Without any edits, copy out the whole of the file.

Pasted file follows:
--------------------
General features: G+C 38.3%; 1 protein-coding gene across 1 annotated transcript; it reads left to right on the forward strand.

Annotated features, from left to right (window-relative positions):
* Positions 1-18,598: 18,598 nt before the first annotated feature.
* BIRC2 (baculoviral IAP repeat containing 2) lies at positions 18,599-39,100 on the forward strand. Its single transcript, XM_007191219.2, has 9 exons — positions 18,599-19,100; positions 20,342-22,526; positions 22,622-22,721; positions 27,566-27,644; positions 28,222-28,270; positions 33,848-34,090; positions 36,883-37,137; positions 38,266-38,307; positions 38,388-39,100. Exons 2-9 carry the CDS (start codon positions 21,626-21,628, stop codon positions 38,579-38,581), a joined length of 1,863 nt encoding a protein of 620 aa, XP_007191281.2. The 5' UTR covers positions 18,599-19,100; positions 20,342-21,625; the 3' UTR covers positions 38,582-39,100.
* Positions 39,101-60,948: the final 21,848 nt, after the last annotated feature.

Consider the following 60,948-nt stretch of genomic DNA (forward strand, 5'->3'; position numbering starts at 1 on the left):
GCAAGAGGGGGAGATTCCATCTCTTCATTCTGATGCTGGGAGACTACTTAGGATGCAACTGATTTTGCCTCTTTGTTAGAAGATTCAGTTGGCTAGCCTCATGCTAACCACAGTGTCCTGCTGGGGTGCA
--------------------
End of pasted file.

General features: G+C 38.3%; 1 protein-coding gene across 1 annotated transcript; it reads left to right on the forward strand.

Annotated features, from left to right (window-relative positions):
* Positions 1-18,598: 18,598 nt before the first annotated feature.
* BIRC2 (baculoviral IAP repeat containing 2) lies at positions 18,599-39,100 on the forward strand. Its single transcript, XM_007191219.2, has 9 exons — positions 18,599-19,100; positions 20,342-22,526; positions 22,622-22,721; positions 27,566-27,644; positions 28,222-28,270; positions 33,848-34,090; positions 36,883-37,137; positions 38,266-38,307; positions 38,388-39,100. Exons 2-9 carry the CDS (start codon positions 21,626-21,628, stop codon positions 38,579-38,581), a joined length of 1,863 nt encoding a protein of 620 aa, XP_007191281.2. The 5' UTR covers positions 18,599-19,100; positions 20,342-21,625; the 3' UTR covers positions 38,582-39,100.
* Positions 39,101-60,948: the final 21,848 nt, after the last annotated feature.

Consider the following 60,948-nt stretch of genomic DNA (forward strand, 5'->3'; position numbering starts at 1 on the left):
GCAAGAGGGGGAGATTCCATCTCTTCATTCTGATGCTGGGAGACTACTTAGGATGCAACTGATTTTGCCTCTTTGTTAGAAGATTCAGTTGGCTAGCCTCATGCTAACCACAGTGTCCTGCTGGGGTGCA